Da Ja Palace. A restaurant in the Neihu district.
Feast. Pickled vegetables. Pig blood and intestines. Cabbage. Eel with yellow leek. Braised lamb.
The pickled vegetables were just…pickled vegetables. This refreshing combination was made possible with contributions from soy sauce, sesame oil, salt, sugar, and perhaps a dabble of vinegar. A rather simple appetizer. The sauteed cabbage and braised lamb that arrived later were standard Chinese favorites that were throwbacks to my childhood (and adulthood, actually, since I still consume these things rather regularly). All good stuff.
The eel with yellow leek was savory and crunchy, but it harbored a slight chemical taste that I couldn’t quite put my finger on (maybe MSG, but glutamates, regardless of origin serve only to enhance present flavors). Regardless, the eel dish was significantly different from standard fish dishes because there was an interesting juxtaposition of slimy and tender.
The highlight dish of the day was duck’s blood cubes and pig intestines in a spicy stew. I have always enjoyed ordering this dish because it comes on top of a cooker, so while you’re noming on other dishes, it’s furiously bubbling away; it’s a dish that keeps the heat around, and doesn’t need to be rushed. Because of this nifty perk, I’ve always managed to find the need for tongue skin grafts, since every serving of the damn thing is like lava.
In the past, consumption of this dish did not provide any sort of explanation as to how a liquid (blood) could potentially be formed into a cube (unless we’re talking ice-cube trays and water). The explanation to myself at the time, was that blood taken from the animal in question was essentially left out to “scab.” (I guess I had seen enough of my own blood crust over to know that it naturally solidified after a while). Lucky for me, that scenario wasn’t far from the truth. So after going through about twelve years of school and another four years of biochemistry, I learned some something about blood…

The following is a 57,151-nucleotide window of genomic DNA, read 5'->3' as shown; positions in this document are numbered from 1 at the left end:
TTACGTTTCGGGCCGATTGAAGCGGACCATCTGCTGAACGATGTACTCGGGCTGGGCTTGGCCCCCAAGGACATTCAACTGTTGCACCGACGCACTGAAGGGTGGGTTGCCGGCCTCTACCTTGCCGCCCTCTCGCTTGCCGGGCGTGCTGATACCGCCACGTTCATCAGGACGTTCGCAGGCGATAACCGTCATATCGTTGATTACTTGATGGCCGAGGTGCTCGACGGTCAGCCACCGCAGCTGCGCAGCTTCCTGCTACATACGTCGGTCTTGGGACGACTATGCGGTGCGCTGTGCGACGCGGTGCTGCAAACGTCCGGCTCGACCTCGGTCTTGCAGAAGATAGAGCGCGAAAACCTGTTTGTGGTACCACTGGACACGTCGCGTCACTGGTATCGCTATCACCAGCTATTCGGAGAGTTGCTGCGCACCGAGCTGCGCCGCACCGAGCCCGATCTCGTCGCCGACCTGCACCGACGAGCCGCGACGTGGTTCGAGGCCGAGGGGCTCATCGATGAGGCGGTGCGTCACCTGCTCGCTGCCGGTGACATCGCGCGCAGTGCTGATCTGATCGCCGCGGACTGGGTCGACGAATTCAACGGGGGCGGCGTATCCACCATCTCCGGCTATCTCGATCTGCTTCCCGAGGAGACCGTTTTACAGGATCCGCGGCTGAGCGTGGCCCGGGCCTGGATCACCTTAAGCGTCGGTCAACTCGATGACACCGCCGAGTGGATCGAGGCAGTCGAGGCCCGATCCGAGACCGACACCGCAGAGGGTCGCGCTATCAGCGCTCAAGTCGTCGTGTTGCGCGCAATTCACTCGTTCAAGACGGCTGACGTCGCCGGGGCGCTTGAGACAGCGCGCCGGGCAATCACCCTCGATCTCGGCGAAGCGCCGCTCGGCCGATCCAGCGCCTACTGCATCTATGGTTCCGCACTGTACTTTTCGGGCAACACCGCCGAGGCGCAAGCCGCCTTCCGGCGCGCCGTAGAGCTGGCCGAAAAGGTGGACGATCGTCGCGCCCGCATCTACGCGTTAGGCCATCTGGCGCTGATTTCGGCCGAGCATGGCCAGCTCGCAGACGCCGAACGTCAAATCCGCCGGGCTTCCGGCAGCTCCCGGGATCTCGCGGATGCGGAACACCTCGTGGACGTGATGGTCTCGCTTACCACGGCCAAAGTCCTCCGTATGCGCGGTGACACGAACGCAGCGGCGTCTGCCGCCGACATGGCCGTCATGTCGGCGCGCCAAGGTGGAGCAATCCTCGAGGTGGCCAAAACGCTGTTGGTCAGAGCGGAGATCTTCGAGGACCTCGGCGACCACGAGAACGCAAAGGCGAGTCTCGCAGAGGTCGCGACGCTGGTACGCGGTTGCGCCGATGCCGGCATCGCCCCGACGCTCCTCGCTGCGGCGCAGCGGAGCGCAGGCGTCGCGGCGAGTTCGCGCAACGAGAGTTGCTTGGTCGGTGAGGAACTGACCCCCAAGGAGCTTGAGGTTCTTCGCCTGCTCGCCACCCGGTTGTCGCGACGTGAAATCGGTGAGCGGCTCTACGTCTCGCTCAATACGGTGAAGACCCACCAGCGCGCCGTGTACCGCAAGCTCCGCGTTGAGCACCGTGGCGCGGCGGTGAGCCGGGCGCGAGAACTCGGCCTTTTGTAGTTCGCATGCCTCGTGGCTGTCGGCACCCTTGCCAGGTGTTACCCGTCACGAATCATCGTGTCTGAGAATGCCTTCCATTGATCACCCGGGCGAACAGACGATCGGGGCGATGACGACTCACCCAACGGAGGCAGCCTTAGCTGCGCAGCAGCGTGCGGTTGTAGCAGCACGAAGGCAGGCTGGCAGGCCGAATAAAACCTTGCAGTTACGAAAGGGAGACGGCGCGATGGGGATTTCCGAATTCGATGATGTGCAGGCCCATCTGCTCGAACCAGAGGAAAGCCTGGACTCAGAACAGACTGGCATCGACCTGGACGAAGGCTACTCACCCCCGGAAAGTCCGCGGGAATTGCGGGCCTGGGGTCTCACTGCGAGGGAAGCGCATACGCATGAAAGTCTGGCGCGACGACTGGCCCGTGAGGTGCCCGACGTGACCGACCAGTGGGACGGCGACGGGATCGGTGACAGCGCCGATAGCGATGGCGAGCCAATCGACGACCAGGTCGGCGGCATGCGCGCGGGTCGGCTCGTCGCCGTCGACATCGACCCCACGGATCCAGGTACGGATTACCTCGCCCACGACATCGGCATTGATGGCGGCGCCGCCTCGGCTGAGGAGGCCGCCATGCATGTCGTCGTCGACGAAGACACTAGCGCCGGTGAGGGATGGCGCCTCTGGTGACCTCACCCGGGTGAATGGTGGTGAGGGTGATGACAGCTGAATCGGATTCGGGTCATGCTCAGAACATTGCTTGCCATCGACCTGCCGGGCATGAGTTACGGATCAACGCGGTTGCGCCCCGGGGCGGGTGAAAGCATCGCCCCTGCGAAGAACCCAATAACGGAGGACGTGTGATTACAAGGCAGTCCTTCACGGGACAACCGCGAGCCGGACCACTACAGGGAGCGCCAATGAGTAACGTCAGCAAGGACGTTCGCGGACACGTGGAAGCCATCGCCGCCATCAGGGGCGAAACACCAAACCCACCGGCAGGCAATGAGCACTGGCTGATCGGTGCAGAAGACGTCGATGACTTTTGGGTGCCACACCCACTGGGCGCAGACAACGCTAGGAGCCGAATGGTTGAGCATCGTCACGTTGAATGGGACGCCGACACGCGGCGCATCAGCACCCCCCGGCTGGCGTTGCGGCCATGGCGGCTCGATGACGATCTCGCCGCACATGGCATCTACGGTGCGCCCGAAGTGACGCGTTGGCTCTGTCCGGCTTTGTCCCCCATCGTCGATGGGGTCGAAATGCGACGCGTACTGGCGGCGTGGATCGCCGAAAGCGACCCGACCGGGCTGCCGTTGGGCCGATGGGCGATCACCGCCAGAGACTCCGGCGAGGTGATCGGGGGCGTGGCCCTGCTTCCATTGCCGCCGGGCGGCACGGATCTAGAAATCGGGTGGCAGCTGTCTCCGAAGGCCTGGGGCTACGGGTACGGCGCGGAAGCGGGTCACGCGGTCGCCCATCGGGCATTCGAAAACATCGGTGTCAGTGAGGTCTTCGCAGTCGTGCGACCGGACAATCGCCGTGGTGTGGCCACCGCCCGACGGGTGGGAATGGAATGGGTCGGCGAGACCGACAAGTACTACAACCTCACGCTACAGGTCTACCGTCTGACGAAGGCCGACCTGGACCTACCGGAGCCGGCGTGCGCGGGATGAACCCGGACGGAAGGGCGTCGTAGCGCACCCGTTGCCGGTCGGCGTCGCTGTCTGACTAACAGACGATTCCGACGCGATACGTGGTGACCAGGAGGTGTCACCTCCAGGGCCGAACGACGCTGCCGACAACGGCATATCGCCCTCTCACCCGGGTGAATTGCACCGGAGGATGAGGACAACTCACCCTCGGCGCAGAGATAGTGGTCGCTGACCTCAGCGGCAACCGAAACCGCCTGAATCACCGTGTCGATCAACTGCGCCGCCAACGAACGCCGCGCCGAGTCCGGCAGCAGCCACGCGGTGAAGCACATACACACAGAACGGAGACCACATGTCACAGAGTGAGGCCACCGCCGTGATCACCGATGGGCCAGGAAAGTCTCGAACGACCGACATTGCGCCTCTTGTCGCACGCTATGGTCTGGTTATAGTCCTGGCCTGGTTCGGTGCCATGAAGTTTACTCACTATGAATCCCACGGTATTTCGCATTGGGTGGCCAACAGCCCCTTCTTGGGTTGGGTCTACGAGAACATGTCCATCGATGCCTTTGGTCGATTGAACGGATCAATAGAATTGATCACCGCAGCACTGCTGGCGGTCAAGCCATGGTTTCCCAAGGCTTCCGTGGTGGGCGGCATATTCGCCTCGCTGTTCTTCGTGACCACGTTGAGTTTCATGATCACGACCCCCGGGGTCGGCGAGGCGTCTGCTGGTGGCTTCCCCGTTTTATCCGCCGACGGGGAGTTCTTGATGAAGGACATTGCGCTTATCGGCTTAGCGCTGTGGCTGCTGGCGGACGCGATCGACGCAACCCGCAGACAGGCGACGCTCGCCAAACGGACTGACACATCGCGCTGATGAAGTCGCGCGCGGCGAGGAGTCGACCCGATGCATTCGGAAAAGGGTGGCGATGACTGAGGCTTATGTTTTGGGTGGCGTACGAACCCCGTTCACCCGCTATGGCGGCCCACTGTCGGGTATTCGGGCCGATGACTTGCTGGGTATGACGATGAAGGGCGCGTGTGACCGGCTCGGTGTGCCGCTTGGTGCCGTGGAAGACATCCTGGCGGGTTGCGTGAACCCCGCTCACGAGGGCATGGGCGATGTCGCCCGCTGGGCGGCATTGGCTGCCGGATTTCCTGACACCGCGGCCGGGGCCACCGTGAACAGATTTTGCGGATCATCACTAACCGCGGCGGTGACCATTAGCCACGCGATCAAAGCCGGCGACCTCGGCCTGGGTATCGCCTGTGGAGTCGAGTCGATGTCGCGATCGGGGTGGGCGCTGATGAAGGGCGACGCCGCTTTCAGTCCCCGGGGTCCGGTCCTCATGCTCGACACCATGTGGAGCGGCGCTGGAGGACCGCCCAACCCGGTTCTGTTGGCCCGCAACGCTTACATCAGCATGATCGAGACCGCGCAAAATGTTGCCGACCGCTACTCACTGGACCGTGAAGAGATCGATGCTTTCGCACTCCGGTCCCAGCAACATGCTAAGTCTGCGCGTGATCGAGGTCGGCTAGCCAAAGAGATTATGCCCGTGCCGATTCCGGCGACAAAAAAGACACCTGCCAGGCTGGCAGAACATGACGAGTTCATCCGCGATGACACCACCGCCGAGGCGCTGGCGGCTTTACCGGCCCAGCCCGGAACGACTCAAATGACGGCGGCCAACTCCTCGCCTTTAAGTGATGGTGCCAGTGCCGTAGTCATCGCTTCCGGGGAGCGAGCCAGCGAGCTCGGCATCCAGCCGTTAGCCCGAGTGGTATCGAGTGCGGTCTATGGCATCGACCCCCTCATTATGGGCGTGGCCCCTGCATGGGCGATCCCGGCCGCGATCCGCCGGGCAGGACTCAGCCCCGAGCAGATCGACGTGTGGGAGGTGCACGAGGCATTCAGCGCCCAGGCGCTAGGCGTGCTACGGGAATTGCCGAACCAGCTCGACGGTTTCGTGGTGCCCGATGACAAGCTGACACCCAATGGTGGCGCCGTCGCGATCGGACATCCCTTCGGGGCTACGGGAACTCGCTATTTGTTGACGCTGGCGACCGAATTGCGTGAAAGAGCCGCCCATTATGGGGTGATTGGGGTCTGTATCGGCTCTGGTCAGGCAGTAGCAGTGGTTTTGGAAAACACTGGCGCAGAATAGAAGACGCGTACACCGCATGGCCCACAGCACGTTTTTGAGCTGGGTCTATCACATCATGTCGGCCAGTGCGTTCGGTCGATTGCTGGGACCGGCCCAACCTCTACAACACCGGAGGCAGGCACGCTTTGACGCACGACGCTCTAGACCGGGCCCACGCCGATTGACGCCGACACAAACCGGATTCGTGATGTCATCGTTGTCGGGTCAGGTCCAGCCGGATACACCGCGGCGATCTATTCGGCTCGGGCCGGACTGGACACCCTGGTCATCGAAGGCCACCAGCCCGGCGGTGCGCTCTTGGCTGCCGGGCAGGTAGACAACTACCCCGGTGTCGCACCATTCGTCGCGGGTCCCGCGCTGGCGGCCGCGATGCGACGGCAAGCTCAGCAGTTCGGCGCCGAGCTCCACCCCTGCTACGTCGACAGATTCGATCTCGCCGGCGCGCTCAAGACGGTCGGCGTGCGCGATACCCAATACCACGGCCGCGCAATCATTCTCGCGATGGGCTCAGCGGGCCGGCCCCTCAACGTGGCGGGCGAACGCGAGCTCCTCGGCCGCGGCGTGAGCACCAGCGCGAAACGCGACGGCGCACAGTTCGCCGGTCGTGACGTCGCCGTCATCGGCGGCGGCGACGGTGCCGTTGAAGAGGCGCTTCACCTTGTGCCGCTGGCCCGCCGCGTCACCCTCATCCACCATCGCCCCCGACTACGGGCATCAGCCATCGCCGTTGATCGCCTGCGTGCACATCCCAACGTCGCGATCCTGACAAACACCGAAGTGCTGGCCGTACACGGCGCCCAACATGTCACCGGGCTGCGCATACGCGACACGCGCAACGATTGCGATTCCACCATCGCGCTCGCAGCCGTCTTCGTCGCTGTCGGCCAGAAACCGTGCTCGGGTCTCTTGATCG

Blood naturally has its own clotting factors, so given enough time, it would naturally congeal into a solid, “fibrous,” mass. So in some sense, blood is a living entity, not quite classified under “liquid” or “solid.” There are carbohydrates, proteins, and fats found within our blood at different times. More importantly, the proteins present in blood can become tough and denatured with the application of heat, so it is possible to ruin the texture of congealed blood (sort of like steak).
Coagulation of blood, or thrombogenesis, occurs as a mechanism inside an animal that allows blood to clot (hemostasis), which is an important defense mechanism to “[cease] blood loss from a damaged vessel.” In all mammals, the clotting process involves a platelet and a protein (coagulation factor) that allows the blood to solidify. The process is triggered through injury, which activates platelets and clotting factor cascades; slaughtering an animal would surely activate injury prevention mechanisms.
In other applications such as blood sausages, and/or black pudding, fillers may be implmented for additional texture and flavor as congealed blood by itself is mostly used in Chinese applications. According to Wikipedia, “typical fillers include meat, fat, suet, bread, rice, barley and oatmeal.” All of these provide some degree of binding due to glycation (protein binding to sugar).
Congealed blood can also be used to thicken stews, but in order to deactivate the clotting necessary to do this, one may have to add acid so it does not congeal upon extended periods of time or heat. This may alter flavors or desired end product, so take heed.
There are culinary uses of blood in many countries.
So what can you do with this information?
1. You know you won’t die if you get a cut. 2. Something like “deep-fried (liquid)” all of a sudden doesn’t sound too bizarre. 3. Although it looks and feels like tofu, blood cubes are not vegetarian friendly. 4. Protein mixed with starches make for great texture in comfort food (black pudding, blood sausage). 5. Nose-to-tail eating includes the juice that runs the animal. Blood is offal.